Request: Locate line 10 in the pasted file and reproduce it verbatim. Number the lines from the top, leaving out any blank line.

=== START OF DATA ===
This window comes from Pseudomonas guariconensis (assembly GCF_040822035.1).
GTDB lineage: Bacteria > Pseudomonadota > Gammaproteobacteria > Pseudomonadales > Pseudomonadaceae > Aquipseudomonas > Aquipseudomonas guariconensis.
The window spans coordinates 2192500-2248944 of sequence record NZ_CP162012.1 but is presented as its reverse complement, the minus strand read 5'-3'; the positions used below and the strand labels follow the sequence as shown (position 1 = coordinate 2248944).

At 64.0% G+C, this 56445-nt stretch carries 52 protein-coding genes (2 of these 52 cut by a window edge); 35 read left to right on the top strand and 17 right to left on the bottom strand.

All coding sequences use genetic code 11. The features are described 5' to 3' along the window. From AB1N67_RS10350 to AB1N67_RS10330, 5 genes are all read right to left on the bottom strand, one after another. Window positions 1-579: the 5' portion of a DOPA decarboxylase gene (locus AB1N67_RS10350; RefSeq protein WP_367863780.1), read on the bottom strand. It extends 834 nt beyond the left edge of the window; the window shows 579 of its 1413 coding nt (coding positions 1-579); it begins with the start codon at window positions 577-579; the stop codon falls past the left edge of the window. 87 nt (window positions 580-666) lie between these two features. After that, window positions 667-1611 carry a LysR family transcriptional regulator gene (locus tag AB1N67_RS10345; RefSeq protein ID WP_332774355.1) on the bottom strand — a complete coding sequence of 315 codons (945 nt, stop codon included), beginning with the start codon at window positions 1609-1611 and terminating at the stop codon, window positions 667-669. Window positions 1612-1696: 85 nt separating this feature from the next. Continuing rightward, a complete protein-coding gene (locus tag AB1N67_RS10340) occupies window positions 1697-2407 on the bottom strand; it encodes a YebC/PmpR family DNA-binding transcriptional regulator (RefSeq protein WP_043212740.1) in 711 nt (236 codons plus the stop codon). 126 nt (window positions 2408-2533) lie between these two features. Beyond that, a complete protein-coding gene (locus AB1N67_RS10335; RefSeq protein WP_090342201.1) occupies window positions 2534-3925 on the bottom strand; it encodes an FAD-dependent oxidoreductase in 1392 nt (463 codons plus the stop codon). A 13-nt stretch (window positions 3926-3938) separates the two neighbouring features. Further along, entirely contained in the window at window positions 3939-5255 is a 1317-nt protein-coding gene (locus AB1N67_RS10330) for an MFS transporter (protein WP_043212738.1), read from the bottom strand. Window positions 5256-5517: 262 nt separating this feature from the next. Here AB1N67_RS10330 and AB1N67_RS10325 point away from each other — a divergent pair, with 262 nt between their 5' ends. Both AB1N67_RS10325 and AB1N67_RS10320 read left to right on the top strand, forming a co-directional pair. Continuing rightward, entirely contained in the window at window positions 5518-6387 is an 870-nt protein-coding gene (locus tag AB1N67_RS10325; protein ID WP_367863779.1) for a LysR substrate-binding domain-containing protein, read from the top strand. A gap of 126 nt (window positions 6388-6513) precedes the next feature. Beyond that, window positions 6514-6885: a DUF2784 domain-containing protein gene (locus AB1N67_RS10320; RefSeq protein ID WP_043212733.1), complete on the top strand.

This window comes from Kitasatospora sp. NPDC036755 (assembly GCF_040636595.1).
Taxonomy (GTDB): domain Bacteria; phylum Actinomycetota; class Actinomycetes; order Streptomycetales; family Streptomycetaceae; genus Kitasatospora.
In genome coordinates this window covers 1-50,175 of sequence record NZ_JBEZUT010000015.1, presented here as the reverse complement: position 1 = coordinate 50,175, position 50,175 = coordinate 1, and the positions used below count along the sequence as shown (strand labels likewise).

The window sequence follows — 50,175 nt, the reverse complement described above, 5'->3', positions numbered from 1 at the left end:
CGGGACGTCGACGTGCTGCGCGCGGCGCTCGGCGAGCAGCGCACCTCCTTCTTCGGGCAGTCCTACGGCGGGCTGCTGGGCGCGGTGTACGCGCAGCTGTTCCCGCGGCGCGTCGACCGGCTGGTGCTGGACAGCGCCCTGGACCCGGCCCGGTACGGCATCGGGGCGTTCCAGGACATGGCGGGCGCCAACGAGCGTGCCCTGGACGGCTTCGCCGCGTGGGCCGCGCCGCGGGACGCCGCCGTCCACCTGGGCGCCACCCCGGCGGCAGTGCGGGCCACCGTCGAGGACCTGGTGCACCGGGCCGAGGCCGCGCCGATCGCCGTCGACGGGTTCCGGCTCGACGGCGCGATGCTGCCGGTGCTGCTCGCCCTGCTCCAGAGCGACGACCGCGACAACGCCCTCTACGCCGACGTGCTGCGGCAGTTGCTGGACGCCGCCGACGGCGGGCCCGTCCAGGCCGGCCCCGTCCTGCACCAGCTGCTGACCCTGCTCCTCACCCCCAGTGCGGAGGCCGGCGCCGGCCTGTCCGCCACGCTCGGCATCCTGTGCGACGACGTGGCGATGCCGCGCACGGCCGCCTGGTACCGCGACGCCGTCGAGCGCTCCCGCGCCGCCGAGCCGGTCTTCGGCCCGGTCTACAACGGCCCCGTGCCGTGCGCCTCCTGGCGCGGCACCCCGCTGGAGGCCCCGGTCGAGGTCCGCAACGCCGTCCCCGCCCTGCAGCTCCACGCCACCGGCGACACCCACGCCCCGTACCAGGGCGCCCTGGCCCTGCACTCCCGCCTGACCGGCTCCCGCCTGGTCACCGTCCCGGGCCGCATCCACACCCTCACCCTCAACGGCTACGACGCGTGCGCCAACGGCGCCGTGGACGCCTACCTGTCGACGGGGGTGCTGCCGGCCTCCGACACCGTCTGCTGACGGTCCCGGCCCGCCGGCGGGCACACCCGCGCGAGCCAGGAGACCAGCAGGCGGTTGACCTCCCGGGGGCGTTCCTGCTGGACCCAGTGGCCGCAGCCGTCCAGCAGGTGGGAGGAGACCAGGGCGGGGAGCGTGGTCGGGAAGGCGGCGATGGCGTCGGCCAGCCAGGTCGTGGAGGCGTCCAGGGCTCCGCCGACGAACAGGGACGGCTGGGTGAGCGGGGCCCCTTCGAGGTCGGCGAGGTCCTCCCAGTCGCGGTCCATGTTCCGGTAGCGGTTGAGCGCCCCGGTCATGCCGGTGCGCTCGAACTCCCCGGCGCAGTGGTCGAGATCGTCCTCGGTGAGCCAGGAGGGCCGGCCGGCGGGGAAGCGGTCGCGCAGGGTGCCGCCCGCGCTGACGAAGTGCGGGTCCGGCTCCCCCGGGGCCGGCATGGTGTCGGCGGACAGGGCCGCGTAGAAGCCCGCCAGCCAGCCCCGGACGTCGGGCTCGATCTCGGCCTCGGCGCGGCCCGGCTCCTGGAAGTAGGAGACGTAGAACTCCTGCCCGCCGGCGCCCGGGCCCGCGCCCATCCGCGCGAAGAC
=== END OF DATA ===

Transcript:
CGGGACGTCGACGTGCTGCGCGCGGCGCTCGGCGAGCAGCGCACCTCCTTCTTCGGGCAGTCCTACGGCGGGCTGCTGGGCGCGGTGTACGCGCAGCTGTTCCCGCGGCGCGTCGACCGGCTGGTGCTGGACAGCGCCCTGGACCCGGCCCGGTACGGCATCGGGGCGTTCCAGGACATGGCGGGCGCCAACGAGCGTGCCCTGGACGGCTTCGCCGCGTGGGCCGCGCCGCGGGACGCCGCCGTCCACCTGGGCGCCACCCCGGCGGCAGTGCGGGCCACCGTCGAGGACCTGGTGCACCGGGCCGAGGCCGCGCCGATCGCCGTCGACGGGTTCCGGCTCGACGGCGCGATGCTGCCGGTGCTGCTCGCCCTGCTCCAGAGCGACGACCGCGACAACGCCCTCTACGCCGACGTGCTGCGGCAGTTGCTGGACGCCGCCGACGGCGGGCCCGTCCAGGCCGGCCCCGTCCTGCACCAGCTGCTGACCCTGCTCCTCACCCCCAGTGCGGAGGCCGGCGCCGGCCTGTCCGCCACGCTCGGCATCCTGTGCGACGACGTGGCGATGCCGCGCACGGCCGCCTGGTACCGCGACGCCGTCGAGCGCTCCCGCGCCGCCGAGCCGGTCTTCGGCCCGGTCTACAACGGCCCCGTGCCGTGCGCCTCCTGGCGCGGCACCCCGCTGGAGGCCCCGGTCGAGGTCCGCAACGCCGTCCCCGCCCTGCAGCTCCACGCCACCGGCGACACCCACGCCCCGTACCAGGGCGCCCTGGCCCTGCACTCCCGCCTGACCGGCTCCCGCCTGGTCACCGTCCCGGGCCGCATCCACACCCTCACCCTCAACGGCTACGACGCGTGCGCCAACGGCGCCGTGGACGCCTACCTGTCGACGGGGGTGCTGCCGGCCTCCGACACCGTCTGCTGACGGTCCCGGCCCGCCGGCGGGCACACCCGCGCGAGCCAGGAGACCAGCAGGCGGTTGACCTCCCGGGGGCGTTCCTGCTGGACCCAGTGGCCGCAGCCGTCCAGCAGGTGGGAGGAGACCAGGGCGGGGAGCGTGGTCGGGAAGGCGGCGATGGCGTCGGCCAGCCAGGTCGTGGAGGCGTCCAGGGCTCCGCCGACGAACAGGGACGGCTGGGTGAGCGGGGCCCCTTCGAGGTCGGCGAGGTCCTCCCAGTCGCGGTCCATGTTCCGGTAGCGGTTGAGCGCCCCGGTCATGCCGGTGCGCTCGAACTCCCCGGCGCAGTGGTCGAGATCGTCCTCGGTGAGCCAGGAGGGCCGGCCGGCGGGGAAGCGGTCGCGCAGGGTGCCGCCCGCGCTGACGAAGTGCGGGTCCGGCTCCCCCGGGGCCGGCATGGTGTCGGCGGACAGGGCCGCGTAGAAGCCCGCCAGCCAGCCCCGGACGTCGGGCTCGATCTCGGCCTCGGCGCGGCCCGGCTCCTGGAAGTAGGAGACGTAGAACTCCTGCCCGCCGGCGCCCGGGCCCGCGCCCATCCGCGCGAAGAC